Mangroves of Kenya: The effects of species richness on growth and ecosystem functions of restored East African Mangrove stands
The authors of the story identify the gaps in long-term studies on the relationship between species diversity and ecosystem services in specific ecosystems. The study focuses on one of these ecosystems: mangroves, examining the effects of species diversity on above ground productivity.
Goals & Methods
The aim of the experiment was to determine the effects of species richness, species identityand environmental variables on aboveground biomassincrement using replanted mangroves at Gazi Bay,Kenya. The study included 32 plots with 8 different treatments and the variables were measured annually between July/August 2004, when they were planted, and 2009.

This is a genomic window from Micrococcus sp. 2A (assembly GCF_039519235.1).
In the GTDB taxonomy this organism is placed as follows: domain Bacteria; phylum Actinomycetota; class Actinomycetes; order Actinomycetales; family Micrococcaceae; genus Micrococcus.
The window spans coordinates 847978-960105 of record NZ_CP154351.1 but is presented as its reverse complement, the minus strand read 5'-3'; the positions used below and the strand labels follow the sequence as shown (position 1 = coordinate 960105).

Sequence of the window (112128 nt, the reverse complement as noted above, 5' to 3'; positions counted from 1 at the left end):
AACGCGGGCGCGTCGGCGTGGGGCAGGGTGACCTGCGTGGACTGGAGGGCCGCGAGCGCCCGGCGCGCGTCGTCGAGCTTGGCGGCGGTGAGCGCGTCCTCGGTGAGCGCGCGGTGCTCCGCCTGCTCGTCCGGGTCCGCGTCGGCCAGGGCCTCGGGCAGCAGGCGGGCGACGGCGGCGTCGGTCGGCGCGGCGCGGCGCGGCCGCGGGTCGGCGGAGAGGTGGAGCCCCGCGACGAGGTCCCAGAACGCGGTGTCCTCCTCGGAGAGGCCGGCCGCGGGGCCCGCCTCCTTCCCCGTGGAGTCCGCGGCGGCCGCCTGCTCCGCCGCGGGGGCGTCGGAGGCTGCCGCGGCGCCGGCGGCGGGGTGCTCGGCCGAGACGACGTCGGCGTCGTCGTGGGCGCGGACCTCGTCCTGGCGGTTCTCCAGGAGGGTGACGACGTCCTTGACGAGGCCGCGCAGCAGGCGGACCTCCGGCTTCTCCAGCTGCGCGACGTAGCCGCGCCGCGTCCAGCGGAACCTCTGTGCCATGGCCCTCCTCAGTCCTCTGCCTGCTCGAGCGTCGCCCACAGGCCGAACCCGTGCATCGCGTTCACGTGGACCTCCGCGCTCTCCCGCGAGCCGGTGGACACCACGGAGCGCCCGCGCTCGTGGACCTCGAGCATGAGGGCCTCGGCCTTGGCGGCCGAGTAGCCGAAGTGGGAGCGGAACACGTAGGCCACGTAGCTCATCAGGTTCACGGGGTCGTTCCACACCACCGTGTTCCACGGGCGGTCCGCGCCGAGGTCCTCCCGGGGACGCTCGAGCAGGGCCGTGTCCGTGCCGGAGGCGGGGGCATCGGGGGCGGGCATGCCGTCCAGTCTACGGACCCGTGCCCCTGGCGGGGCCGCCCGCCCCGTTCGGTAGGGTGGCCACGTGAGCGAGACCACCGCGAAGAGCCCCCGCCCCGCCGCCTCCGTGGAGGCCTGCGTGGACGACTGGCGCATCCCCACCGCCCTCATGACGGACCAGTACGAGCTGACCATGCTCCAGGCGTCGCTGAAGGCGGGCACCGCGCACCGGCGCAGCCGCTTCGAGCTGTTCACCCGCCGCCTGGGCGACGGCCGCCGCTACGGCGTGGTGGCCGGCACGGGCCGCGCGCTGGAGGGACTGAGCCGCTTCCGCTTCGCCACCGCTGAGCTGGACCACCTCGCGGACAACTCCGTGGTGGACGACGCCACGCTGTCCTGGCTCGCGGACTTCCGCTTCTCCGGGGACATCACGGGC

Conclusions & Takeaways
The study found that Avicennia marina had the best overall growth in mixed-species plots, contributing to a strong specieis selection effect on biomass. The authors conclude that the stages of plant development influence species richness and that various environmental variables can effect the relationship between species richness and ecosystem functions in mangrove forests.
Huxham, M., Kairo, J. G., & Skov, M. W. (2006). Mangroves of Kenya: The effects of species richness on growth and ecosystem functions of restored East African Mangrove stands.
- Kenya Marine and Fisheries Research Institute, Mombasa, Keny
- School of Ocean Sciences, Bangor University, Menai Bridge, Bangor, UK
- School of Geosciences, University of Edinburgh, Edinburgh, UK
- School of Life, Sport and Social Sciences, Edinburgh Napier University, Edinburgh, UK